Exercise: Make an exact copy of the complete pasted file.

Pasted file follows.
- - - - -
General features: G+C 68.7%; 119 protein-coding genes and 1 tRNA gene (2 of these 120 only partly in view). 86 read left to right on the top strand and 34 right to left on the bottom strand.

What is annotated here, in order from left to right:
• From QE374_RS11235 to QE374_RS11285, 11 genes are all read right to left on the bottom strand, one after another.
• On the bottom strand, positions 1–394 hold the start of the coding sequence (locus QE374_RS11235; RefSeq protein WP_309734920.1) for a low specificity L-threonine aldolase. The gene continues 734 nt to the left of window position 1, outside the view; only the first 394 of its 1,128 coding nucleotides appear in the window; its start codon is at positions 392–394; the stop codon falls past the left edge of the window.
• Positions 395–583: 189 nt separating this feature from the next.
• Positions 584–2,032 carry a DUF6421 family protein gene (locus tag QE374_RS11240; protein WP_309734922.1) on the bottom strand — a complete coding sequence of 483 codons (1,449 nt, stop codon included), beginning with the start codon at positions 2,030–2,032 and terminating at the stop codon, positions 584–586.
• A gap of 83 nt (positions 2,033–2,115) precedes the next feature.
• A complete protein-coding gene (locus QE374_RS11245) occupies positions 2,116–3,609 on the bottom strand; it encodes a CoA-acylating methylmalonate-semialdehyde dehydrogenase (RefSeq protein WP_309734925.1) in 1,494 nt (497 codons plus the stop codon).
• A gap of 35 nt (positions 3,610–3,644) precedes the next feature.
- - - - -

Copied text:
General features: G+C 68.7%; 119 protein-coding genes and 1 tRNA gene (2 of these 120 only partly in view). 86 read left to right on the top strand and 34 right to left on the bottom strand.

What is annotated here, in order from left to right:
• From QE374_RS11235 to QE374_RS11285, 11 genes are all read right to left on the bottom strand, one after another.
• On the bottom strand, positions 1–394 hold the start of the coding sequence (locus QE374_RS11235; RefSeq protein WP_309734920.1) for a low specificity L-threonine aldolase. The gene continues 734 nt to the left of window position 1, outside the view; only the first 394 of its 1,128 coding nucleotides appear in the window; its start codon is at positions 392–394; the stop codon falls past the left edge of the window.
• Positions 395–583: 189 nt separating this feature from the next.
• Positions 584–2,032 carry a DUF6421 family protein gene (locus tag QE374_RS11240; protein WP_309734922.1) on the bottom strand — a complete coding sequence of 483 codons (1,449 nt, stop codon included), beginning with the start codon at positions 2,030–2,032 and terminating at the stop codon, positions 584–586.
• A gap of 83 nt (positions 2,033–2,115) precedes the next feature.
• A complete protein-coding gene (locus QE374_RS11245) occupies positions 2,116–3,609 on the bottom strand; it encodes a CoA-acylating methylmalonate-semialdehyde dehydrogenase (RefSeq protein WP_309734925.1) in 1,494 nt (497 codons plus the stop codon).
• A gap of 35 nt (positions 3,610–3,644) precedes the next feature.